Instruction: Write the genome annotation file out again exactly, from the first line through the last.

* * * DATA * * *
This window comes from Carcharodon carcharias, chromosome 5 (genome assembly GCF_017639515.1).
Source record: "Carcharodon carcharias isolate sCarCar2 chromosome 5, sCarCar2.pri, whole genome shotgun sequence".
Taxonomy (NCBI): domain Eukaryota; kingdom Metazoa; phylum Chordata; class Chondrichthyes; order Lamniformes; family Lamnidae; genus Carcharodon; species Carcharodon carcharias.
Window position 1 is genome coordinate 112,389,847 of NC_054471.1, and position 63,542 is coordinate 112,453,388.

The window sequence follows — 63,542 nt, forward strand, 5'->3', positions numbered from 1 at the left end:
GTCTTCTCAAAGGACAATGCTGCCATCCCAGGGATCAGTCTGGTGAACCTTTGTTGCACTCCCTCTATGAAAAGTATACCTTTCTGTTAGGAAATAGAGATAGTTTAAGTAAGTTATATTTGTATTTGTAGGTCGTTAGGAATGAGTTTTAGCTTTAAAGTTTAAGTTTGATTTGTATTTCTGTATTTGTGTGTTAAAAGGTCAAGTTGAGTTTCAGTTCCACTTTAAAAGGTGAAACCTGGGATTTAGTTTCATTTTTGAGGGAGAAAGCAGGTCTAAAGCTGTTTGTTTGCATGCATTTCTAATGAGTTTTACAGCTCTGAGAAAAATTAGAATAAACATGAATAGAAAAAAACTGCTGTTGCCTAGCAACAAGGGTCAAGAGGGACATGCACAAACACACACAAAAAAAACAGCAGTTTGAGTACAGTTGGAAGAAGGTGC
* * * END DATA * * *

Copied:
This window comes from Carcharodon carcharias, chromosome 5 (genome assembly GCF_017639515.1).
Source record: "Carcharodon carcharias isolate sCarCar2 chromosome 5, sCarCar2.pri, whole genome shotgun sequence".
Taxonomy (NCBI): domain Eukaryota; kingdom Metazoa; phylum Chordata; class Chondrichthyes; order Lamniformes; family Lamnidae; genus Carcharodon; species Carcharodon carcharias.
Window position 1 is genome coordinate 112,389,847 of NC_054471.1, and position 63,542 is coordinate 112,453,388.

The window sequence follows — 63,542 nt, forward strand, 5'->3', positions numbered from 1 at the left end:
GTCTTCTCAAAGGACAATGCTGCCATCCCAGGGATCAGTCTGGTGAACCTTTGTTGCACTCCCTCTATGAAAAGTATACCTTTCTGTTAGGAAATAGAGATAGTTTAAGTAAGTTATATTTGTATTTGTAGGTCGTTAGGAATGAGTTTTAGCTTTAAAGTTTAAGTTTGATTTGTATTTCTGTATTTGTGTGTTAAAAGGTCAAGTTGAGTTTCAGTTCCACTTTAAAAGGTGAAACCTGGGATTTAGTTTCATTTTTGAGGGAGAAAGCAGGTCTAAAGCTGTTTGTTTGCATGCATTTCTAATGAGTTTTACAGCTCTGAGAAAAATTAGAATAAACATGAATAGAAAAAAACTGCTGTTGCCTAGCAACAAGGGTCAAGAGGGACATGCACAAACACACACAAAAAAAACAGCAGTTTGAGTACAGTTGGAAGAAGGTGC